3 Things to Know About Baby Cereal

Many pediatricians agree that baby cereal is an ideal first food. Here's what you should know about the mushy, soft, iron-fortified product.

Baby Eating Infant Cereal In High Chair
Photo: Aimee Herring

When your pediatrician gives you the go-ahead to introduce solids to your baby, usually around 4-6 months, one of the most popular first foods is baby cereal. These mushy, soft concoctions can be made with various ingredients, including rice, barley, oats, and mixed grains. They help satisfy a baby's growing appetite and provide critical nutrients such as iron. Here are three things parents should know about baby cereal.

Baby Cereal Provides Much-Needed Iron

Iron is critical for healthy brain development, says Erin Quann, Ph.D., R.D., director of nutrition research at Gerber. The nutrient is especially important for breastfed babies since breast milk contains very little. Just two 1/4-cup servings of iron-fortified infant cereal (oatmeal, rice, barley, or mixed grains) deliver most of your baby's daily iron needs. Infant cereal also provides other nutrients, such as zinc, calcium, and vitamins B, C, and E.

The Centers for Disease Control and Prevention (CDC) explains that babies are typically born with sufficient iron in their systems that can last them for about their first six months of life. But after that, iron needs to become an important part of a balanced, nutritional diet. Since babies usually begin eating solids around 4 to 6 months, adding iron to cereals is an excellent way to ensure that your baby's iron needs are being met.

If a baby does not get enough iron, they can develop an iron deficiency called anemia. According to the American Academy of Pediatrics (AAP), iron deficiency in babies is a worldwide problem affecting children in developing and industrialized nations that can cause serious, permanent neurological and behavioral development.

Baby Cereal Can Be a Teaching Tool

Once your baby adapts to the mushy texture of baby cereal, you can gradually make it thicker by adding less liquid (breast milk or formula). The familiar bland-tasting flavor guarantees eager eating, while the thicker textures help your baby learn how to chew and swallow.

Thickened baby cereal also has potential health benefits: Babies with gastroesophageal reflux (GERD) or dysphagia need their food thicker to swallow safely. Since a thicker cereal can help reduce reflux, the Food and Drug Administration (FDA) and the AAP suggest that parents consider giving their babies oatmeal. And because oatmeal is not a member of the wheat family, it's safe for kids with celiac disease—though for added security, doctors suggest sticking with oatmeal products labeled as gluten-free.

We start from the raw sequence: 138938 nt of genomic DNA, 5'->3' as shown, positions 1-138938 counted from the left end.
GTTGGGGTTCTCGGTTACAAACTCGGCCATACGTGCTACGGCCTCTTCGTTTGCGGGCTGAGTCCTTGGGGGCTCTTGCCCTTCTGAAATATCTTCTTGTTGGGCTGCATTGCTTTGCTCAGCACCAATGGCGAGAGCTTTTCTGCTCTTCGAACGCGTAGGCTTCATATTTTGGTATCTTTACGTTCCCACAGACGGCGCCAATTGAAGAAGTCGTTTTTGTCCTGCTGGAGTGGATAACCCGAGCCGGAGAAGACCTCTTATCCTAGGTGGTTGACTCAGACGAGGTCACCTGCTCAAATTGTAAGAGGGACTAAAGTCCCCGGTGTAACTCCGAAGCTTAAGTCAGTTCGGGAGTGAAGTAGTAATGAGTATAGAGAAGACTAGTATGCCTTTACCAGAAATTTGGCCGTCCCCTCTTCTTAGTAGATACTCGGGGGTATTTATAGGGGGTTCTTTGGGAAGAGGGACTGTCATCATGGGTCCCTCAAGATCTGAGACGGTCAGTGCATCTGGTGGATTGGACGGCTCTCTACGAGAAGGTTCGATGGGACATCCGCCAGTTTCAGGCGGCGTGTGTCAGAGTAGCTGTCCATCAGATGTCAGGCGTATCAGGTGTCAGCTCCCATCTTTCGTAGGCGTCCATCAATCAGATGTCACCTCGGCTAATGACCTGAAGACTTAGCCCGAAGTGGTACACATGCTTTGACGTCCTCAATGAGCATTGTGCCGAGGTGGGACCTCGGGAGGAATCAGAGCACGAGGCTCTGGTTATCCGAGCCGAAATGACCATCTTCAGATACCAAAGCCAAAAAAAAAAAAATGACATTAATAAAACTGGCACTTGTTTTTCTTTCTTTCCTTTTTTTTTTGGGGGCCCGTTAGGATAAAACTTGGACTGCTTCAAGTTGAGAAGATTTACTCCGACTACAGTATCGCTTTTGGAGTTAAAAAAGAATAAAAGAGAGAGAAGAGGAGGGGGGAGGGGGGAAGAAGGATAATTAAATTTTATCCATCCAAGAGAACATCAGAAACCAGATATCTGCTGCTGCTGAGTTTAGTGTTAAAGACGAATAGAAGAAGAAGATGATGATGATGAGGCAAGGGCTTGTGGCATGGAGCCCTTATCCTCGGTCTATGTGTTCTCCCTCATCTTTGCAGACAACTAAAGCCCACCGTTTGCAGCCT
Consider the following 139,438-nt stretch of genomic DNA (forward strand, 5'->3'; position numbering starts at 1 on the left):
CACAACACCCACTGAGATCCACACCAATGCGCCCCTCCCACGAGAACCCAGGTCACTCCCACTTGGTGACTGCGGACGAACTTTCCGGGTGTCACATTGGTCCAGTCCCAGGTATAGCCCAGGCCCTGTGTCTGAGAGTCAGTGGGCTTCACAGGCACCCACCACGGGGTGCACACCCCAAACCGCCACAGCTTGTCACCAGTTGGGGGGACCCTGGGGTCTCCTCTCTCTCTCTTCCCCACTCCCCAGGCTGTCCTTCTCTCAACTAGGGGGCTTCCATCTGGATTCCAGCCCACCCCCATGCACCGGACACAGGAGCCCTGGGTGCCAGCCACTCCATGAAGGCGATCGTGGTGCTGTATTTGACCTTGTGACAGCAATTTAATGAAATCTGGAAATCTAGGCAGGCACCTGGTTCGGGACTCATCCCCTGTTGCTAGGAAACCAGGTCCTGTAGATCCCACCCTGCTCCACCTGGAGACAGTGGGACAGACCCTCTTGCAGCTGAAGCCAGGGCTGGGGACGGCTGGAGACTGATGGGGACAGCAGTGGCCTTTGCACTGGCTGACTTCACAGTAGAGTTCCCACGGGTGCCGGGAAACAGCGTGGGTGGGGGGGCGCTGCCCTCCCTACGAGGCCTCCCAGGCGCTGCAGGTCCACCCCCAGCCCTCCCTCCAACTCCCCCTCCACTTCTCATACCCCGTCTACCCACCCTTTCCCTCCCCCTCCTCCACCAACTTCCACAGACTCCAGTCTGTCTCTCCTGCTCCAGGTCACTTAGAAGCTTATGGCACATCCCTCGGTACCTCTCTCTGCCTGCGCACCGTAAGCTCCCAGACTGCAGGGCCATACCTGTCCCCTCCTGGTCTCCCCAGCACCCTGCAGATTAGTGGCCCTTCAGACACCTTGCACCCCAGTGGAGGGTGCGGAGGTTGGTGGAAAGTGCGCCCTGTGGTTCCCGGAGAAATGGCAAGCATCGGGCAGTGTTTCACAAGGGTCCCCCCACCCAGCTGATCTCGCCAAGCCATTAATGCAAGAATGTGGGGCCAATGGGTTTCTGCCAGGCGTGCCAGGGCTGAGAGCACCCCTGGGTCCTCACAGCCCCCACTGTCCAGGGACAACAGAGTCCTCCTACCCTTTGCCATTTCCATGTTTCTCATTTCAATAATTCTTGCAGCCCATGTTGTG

Experts admit that you'll probably need to play around with different oatmeals to achieve a just-right consistency. If your infant is drinking oatmeal baby cereal from a bottle, you may need to try different nipples, too. "Consultation with feeding specialists who can provide specialized assessment often is needed," according to the AAP.

What's more, the semi-solid texture of baby cereal serves as a stepping stone for other finger foods, such as softened fruits, vegetables, and meats. Your baby may have an easier time starting on solids if they try baby cereal first.

Baby Cereal is Safe to Eat

A concerning study found that baby rice cereals contain an average of six times the level of arsenic as other grain cereals. It's still OK to serve them in moderation because they've passed FDA safety requirements, says Frank Greer, M.D., professor of pediatrics at the University of Wisconsin School of Medicine and Public Health. But if you're concerned, skip rice-based products: Other varieties—like barley and mixed grains—deliver the same iron-rich benefits.

With so many options on the market, avoiding rice cereal doesn't have to be a huge obstacle. Parents can purchase fortified multi-grain, oatmeal, wheat, barley, quinoa, and buckwheat options. Or you can try making cereals at home by grinding up grains and adding formula or breastmilk until you get the thickness and consistency your baby loves.

Talk to your pediatrician if you're worried about the safety of certain grains or which types of baby cereal your baby should start with.

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